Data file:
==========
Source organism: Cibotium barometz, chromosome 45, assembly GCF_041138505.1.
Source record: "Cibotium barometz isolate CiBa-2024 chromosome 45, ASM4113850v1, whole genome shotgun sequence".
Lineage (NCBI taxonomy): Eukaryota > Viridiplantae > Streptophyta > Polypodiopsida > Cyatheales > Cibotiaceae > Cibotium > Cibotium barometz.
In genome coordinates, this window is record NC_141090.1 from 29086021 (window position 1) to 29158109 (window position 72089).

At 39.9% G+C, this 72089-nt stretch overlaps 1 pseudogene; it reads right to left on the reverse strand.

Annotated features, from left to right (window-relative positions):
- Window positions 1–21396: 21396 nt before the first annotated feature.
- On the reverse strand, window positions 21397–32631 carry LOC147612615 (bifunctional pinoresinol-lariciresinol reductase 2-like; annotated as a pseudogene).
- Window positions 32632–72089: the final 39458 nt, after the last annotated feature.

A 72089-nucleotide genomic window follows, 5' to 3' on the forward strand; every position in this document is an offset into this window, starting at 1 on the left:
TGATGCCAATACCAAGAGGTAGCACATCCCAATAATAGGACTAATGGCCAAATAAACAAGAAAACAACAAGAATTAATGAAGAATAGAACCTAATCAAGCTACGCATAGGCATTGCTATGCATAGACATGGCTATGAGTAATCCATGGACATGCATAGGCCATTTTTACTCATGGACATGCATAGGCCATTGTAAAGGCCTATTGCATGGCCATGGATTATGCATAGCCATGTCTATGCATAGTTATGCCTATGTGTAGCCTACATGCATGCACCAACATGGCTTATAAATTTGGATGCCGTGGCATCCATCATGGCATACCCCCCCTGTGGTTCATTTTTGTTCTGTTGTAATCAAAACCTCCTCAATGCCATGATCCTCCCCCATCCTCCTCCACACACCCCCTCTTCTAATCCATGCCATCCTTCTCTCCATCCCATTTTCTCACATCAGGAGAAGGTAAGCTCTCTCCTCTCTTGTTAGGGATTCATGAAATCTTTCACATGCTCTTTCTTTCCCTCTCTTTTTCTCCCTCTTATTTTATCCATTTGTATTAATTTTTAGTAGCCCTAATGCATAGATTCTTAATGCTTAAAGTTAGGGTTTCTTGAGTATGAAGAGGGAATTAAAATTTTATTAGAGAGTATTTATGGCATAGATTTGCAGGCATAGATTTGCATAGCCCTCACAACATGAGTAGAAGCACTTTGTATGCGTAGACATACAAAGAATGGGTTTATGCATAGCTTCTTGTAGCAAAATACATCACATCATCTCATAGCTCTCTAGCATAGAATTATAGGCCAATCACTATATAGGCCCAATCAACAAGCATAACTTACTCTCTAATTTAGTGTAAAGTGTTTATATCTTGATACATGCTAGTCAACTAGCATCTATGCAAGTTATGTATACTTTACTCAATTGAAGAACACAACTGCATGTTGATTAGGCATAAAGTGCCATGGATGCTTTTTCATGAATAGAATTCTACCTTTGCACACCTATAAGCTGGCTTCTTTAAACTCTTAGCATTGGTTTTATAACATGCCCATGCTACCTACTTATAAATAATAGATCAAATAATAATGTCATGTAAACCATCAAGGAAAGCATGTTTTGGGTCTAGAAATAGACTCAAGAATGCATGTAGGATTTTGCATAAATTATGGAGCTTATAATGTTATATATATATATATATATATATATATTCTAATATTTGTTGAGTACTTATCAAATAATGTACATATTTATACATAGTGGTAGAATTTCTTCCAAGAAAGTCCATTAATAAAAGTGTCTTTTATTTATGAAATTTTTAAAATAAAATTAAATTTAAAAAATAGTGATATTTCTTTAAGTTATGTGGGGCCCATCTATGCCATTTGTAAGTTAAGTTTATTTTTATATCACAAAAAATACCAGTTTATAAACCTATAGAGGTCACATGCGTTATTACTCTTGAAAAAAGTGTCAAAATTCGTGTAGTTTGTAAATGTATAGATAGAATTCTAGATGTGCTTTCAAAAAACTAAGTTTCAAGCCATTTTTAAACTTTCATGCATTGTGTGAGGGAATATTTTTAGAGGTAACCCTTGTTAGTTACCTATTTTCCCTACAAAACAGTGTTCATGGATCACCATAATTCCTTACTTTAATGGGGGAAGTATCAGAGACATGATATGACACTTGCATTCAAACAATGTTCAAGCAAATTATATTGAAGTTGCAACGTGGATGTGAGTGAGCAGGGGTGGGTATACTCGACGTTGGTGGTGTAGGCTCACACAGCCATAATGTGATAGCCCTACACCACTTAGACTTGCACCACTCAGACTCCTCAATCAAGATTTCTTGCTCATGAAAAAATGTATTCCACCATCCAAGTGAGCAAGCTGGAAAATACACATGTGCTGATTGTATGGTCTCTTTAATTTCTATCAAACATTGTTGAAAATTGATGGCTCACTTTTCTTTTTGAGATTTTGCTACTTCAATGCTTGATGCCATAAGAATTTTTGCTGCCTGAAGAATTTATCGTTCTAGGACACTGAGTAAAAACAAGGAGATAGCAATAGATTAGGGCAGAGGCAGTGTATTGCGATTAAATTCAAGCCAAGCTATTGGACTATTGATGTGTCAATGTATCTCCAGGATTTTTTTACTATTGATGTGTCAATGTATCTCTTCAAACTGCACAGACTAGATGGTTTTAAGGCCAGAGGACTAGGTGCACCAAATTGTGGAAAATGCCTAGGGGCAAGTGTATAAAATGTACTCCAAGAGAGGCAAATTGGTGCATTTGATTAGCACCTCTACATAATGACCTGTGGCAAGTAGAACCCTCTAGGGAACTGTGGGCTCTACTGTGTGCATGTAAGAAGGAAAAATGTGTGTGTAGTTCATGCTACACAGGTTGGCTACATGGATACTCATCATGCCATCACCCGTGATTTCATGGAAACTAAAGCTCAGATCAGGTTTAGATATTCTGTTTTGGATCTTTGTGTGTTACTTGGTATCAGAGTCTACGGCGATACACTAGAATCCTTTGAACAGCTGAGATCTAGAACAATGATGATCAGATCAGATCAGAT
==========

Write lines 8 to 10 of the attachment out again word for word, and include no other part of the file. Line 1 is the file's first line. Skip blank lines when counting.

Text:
- On the reverse strand, window positions 21397–32631 carry LOC147612615 (bifunctional pinoresinol-lariciresinol reductase 2-like; annotated as a pseudogene).
- Window positions 32632–72089: the final 39458 nt, after the last annotated feature.

A 72089-nucleotide genomic window follows, 5' to 3' on the forward strand; every position in this document is an offset into this window, starting at 1 on the left: